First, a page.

One of the distinguishing factors already mentioned is fast recharging. The higher the charge rate, the further you can travel per day. The i-Miev and Leaf both have a 3.3 kilowatt charger giving 12 miles or so of range per hour of charging. Both can have a CHADEMO fast charger giving an 80% charge within 30 minutes. The Chevy Volt also has a 3.3 kilowatt charger, but its gasoline engine/generator recharges the battery pack while driving by burning gasoline. The Coda electric car, and the Focus Electric both have a 6.6 kilowatt charger for a faster base charge rate, but neither have an option for a fast charger. The Tesla Model S comes with either a 10 or 20 kilowatt charger, using Tesla’s proprietary non-standard charge port, and giving either 31 or 62 miles per hour of charging. The car comes with an adapter to use standard J1772 charging stations.

What Coda means by “Dependable Range” is whether the car delivers its rated range in all weather conditions. Cold weather diminishes battery capacity, as anybody who’s had to get a jump start on a cold morning can verify. The Coda electric car includes an active thermal management system to warm, or cool, the battery pack depending on ambient conditions. The i-Miev has an optional Cold Zone Package to warm cold battery packs, and the Nissan Leaf can condition the pack while charging to warm it up.

Coda’s last point, “Super battery technology,” really depends on how you slice it. Coda uses Lithium Iron Phosphate batteries, known to be highly safe and have great longevity, but at the cost of energy density. The other manufacturers are using other battery chemistries and no doubt feel their choice is the best. The tradeoff’s are battery longevity (number of charge cycles), power density (the kilowatts the battery can deliver), energy density (the kilowatt-hours the manufacturer can squeeze into the car) and cost. The biggest concern is the number of recharge cycles a battery pack can support, because of the battery pack replacement cost. If the pack were to NOT last for the lifetime of the car, one could end up with a good condition car and a bad battery pack, and paying many thousands of dollars to replace the pack.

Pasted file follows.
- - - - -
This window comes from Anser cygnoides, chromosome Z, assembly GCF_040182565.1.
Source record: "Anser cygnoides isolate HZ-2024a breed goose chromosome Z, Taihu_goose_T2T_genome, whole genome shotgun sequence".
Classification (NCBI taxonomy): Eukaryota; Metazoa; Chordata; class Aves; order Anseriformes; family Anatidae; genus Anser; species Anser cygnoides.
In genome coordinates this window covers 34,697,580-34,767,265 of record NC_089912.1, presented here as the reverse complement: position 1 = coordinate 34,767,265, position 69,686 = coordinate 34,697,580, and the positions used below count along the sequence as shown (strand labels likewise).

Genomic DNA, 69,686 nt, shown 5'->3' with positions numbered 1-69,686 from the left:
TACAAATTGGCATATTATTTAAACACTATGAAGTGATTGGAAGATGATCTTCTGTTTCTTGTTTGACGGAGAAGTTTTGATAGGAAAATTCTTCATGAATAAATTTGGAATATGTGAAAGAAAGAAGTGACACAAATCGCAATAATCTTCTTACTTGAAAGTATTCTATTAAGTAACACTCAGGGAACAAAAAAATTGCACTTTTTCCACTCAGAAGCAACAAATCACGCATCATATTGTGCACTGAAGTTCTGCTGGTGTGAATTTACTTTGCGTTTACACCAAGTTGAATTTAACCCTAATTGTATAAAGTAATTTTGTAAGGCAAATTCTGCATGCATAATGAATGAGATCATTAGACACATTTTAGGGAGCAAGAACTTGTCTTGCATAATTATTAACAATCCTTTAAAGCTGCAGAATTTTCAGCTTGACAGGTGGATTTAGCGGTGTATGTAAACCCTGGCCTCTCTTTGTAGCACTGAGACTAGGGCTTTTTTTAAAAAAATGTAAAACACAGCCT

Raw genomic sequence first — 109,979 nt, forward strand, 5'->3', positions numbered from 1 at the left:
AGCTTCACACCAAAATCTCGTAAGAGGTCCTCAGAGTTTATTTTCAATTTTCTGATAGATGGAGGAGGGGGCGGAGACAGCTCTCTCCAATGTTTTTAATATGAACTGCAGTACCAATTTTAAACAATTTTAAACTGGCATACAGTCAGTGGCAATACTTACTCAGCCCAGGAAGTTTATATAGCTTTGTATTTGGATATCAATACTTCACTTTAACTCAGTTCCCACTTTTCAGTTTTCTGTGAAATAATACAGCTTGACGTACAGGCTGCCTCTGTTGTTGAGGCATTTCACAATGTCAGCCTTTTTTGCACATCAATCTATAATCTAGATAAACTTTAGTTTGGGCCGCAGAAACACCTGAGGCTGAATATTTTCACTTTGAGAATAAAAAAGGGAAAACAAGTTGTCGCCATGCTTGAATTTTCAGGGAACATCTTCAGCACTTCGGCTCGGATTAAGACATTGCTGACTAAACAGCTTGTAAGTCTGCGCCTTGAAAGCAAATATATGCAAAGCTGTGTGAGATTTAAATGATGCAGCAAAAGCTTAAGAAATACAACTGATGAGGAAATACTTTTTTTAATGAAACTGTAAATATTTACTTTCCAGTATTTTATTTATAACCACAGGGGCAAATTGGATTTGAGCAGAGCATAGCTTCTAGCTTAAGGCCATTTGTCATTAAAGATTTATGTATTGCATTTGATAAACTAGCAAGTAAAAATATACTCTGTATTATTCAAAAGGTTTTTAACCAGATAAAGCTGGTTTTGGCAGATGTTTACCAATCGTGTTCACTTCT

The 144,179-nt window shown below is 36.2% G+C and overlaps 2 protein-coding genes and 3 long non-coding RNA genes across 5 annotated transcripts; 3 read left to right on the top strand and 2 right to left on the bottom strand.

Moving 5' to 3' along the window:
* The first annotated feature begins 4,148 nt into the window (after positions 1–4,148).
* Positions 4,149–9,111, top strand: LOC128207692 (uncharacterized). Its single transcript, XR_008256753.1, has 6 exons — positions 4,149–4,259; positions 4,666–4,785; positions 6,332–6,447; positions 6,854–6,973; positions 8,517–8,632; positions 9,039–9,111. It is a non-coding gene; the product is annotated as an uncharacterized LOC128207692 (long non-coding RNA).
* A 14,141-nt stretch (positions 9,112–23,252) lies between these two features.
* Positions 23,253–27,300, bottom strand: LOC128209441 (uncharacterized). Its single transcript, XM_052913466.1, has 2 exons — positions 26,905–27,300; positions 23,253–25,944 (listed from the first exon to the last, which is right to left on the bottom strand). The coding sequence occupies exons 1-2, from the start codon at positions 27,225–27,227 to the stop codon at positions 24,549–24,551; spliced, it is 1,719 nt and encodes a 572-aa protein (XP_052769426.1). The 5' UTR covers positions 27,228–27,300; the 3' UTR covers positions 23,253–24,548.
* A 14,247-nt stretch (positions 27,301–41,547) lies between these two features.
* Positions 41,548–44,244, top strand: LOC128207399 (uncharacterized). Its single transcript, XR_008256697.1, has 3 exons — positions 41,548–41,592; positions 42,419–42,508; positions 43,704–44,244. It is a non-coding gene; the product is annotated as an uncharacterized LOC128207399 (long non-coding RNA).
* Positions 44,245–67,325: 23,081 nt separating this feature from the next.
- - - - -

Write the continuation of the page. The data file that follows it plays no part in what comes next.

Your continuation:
As we can see Coda’s electric car compares favorably on all counts. It offers good range, and a good cost per mile of driving range, for its class of car. While the Tesla Model S has some advantages, the cost out the dealer showroom door is above $80,000. Coda’s price puts it within reach of a much larger segment of people. The Chevy Volt offers an interesting tradeoff in a different direction, because the gasoline generator is a pragmatic choice letting the Volt owner ignore range limitations through burning fossil fuels. A finally tradeoff is the choice between a relatively unknown startup, and a major automaker. Nissan, Mitsubishi, GM and Ford all have decades of auto-making experience, while Coda and Tesla are the newcomers. Newcomers can arrive with fresh ideas, but the incumbents all know a thing or two about the automobile business.

Originally published at TorqueNews: http://www.torquenews.com/1075/which-electric-car-best-coda-i-miev-focus-electric-leaf-model-s-or-volt

About David Herron

David Herron is a writer and software engineer living in Silicon Valley. He primarily writes about electric vehicles, clean energy systems, climate change, peak oil and related issues. When not writing he indulges in software projects and is sometimes employed as a software engineer. David has written for sites like PlugInCars and TorqueNews, and worked for companies like Sun Microsystems and Yahoo.

About David Herron

David Herron is a writer and software engineer living in Silicon Valley. He primarily writes about electric vehicles, clean energy systems, climate change, peak oil and related issues. When not writing he indulges in software projects and is sometimes employed as a software engineer. David has written for sites like PlugInCars and TorqueNews, and worked for companies like Sun Microsystems and Yahoo.